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Jakarta Post

Stranded by virus

  • Editorial Board

    The Jakarta Post

Jakarta   /   Sat, February 29, 2020   /   07:55 am
Stranded by virus Muslim pilgrims wear masks at the Grand Mosque in Saudi Arabia's holy city of Mecca on February 27, 2020. - Saudi Arabia suspended visas for visits to Islam's holiest sites for the (AFP/Abdel Ghani BASHIR )

Saudi Arabia’s announcement that it would indefinitely halt all umrah (minor haj) amid fears of the coronavirus outbreak has shocked many, especially those who were already heading to the kingdom and those who had arrived at airports in Indonesia and abroad to begin their journeys.

Indonesian Ambassador to the United Arab Emirates Nur Ibrahim, for instance, said some 83 pilgrims from Indonesia were set to fly back from Abu Dhabi International Airport on Friday midnight following Thursday’s announcement.

Read also: Saudi's sudden 'umrah' ban leaves pilgrims heartbroken

For umrah, which is not mandatory for Muslims and can be performed at almost any time, pilgrims prepare for months before journeying to Saudi Arabia, which hosts nearly 7 million umrah pilgrims annually.

Pilgrims from other countries previously faced a temporarily ban over fears of the Ebola virus, but this is unprecedented for Indonesia. While the government expressed respect for Saudi Arabia’s decision, the Foreign Ministry is lobbying the Saudi government to allow Indonesian pilgrims who had already arrived or were flying to the country at the time of the announcement to go on umrah.

However, no one should get their hopes up, as the kingdom has also temporarily barred travelers from countries considered at risk of a COVID-19 outbreak, while Iran has even suspended Friday prayers. At the very least, pilgrims should be able to expect their governments and pilgrimage agencies to work to ensure their rights are upheld. Stranded passengers need support to cover their unexpected needs, such as transportation and accommodation.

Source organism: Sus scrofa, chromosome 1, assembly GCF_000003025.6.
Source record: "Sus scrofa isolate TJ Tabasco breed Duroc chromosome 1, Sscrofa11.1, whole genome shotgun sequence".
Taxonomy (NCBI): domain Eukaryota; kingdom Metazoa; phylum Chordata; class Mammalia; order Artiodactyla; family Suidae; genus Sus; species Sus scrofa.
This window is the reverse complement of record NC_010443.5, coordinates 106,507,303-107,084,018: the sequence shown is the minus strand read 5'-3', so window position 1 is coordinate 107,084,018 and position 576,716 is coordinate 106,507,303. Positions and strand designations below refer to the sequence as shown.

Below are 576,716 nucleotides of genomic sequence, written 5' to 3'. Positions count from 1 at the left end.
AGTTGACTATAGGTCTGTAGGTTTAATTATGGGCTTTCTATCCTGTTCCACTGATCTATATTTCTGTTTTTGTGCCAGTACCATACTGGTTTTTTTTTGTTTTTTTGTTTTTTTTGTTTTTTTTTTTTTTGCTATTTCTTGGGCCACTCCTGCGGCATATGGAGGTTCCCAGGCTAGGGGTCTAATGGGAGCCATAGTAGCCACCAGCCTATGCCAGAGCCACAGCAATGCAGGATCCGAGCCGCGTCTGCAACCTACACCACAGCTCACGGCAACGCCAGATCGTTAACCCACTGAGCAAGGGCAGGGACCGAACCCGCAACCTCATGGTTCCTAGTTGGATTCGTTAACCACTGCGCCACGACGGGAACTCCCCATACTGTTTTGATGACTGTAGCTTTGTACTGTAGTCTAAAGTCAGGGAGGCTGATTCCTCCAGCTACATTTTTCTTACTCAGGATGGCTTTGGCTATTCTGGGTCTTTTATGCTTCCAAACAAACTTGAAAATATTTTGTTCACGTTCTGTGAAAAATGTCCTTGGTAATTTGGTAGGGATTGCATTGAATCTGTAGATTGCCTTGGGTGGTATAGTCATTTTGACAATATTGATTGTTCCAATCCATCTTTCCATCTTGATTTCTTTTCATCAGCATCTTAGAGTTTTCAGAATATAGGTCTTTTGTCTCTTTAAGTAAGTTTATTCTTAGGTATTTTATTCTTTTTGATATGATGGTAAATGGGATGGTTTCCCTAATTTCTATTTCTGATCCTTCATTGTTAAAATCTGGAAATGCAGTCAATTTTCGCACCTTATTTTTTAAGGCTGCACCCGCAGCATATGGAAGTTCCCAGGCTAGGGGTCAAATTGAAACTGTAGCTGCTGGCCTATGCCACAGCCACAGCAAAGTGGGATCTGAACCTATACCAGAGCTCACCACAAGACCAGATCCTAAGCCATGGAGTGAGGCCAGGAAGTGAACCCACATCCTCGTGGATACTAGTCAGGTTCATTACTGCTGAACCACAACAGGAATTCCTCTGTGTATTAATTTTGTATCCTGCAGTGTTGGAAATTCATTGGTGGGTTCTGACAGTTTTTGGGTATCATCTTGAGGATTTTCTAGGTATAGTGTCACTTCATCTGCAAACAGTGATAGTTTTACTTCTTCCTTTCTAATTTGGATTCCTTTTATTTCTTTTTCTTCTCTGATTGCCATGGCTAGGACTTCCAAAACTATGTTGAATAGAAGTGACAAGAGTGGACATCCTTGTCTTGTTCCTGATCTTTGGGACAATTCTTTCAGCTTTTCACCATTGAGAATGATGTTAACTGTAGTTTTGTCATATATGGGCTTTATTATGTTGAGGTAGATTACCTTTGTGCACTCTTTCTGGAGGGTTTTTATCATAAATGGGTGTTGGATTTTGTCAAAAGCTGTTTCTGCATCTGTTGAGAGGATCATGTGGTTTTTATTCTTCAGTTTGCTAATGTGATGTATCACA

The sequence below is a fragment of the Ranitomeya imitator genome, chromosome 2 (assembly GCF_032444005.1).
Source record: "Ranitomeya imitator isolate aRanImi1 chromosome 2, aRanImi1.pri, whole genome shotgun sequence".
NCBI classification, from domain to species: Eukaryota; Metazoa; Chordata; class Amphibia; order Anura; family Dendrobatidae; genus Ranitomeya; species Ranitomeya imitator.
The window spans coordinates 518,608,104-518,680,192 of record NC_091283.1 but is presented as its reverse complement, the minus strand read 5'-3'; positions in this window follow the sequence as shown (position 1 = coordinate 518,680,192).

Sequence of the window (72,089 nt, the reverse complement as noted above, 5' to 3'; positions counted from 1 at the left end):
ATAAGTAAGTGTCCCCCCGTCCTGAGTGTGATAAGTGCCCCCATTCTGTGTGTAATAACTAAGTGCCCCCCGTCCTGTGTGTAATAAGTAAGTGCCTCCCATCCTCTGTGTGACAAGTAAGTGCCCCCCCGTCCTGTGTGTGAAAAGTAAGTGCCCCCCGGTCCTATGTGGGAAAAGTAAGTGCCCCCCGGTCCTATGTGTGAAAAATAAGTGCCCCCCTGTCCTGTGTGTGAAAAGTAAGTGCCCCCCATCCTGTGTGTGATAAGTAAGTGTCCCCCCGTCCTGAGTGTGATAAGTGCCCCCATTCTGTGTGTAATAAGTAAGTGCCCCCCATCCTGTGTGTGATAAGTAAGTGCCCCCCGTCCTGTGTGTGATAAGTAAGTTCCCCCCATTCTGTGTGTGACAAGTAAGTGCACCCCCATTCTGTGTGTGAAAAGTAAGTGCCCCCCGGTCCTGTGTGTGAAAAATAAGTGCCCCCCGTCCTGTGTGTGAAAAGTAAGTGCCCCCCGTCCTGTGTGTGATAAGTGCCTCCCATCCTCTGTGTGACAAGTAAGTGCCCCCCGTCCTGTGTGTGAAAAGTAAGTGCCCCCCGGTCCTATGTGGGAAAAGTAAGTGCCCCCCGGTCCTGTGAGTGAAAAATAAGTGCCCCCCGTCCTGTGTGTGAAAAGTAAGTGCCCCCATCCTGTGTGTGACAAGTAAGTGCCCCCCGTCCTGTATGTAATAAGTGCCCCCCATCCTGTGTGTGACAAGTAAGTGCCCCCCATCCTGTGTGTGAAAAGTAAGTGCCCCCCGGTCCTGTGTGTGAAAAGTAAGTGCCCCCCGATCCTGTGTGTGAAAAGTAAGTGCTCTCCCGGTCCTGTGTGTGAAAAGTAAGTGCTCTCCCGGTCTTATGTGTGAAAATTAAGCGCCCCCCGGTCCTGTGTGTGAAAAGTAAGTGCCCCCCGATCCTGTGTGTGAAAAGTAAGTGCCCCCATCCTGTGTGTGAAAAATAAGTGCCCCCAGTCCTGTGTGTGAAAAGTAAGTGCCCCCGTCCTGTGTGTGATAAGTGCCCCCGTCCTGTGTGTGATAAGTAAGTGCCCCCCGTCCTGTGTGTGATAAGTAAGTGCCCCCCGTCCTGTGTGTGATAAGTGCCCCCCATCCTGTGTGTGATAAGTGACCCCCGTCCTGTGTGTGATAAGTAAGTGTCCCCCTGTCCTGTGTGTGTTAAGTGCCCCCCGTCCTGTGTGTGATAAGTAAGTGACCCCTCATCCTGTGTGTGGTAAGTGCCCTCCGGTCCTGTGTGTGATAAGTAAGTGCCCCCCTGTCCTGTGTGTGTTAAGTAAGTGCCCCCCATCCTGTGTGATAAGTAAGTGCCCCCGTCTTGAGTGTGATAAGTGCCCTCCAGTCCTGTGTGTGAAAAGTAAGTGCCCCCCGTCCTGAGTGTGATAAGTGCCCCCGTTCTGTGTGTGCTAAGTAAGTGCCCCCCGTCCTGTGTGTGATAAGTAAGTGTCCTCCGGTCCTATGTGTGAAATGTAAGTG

Indonesian authorities need to coordinate as best as possible with their counterparts abroad to ensure safe travel amid the sudden development.

While stunned, some pilgrims have said they understood the need for the temporary ban, even though Indonesia has not had any confirmed cases. As of Thursday, the World Health Organization had reported almost 83,000 cases globally with 2,804 deaths. While these were mainly recorded in China, with an increasing number of cases in other parts of the world, there has been increased global uncertainty, as reflected in plummeting stock prices, including on the Indonesia Stock Exchange.

Read also: Trading suspension looms as Indonesian stocks plunge another 4%

While scientists are rushing to find a cure, no one knows for sure when the virus will be contained. By suddenly announcing the suspension of umrah, the Saudi government may be looking to ensure its preparedness for the haj season, which lasts from late July to early August, when it customarily welcomes about 2.5 million guests from around the world.

The number of Indonesian umrah pilgrims has been increasing, as the queue for the haj, the mandatory pilgrimage for all able Muslims, is more than a decade-long, even though Indonesia has the world’s largest haj quota, with 231,000 pilgrims set to travel this year.

Our government and pilgrimage agencies now have the opportunity to maintain and improve the credibility of all pilgrimage services — while the victims of swindlers continue to wait for compensation. The business of piety will forever be profitable and pilgrims should not be left alone to cover their own losses, given only the excuse that their fate was “God’s will”.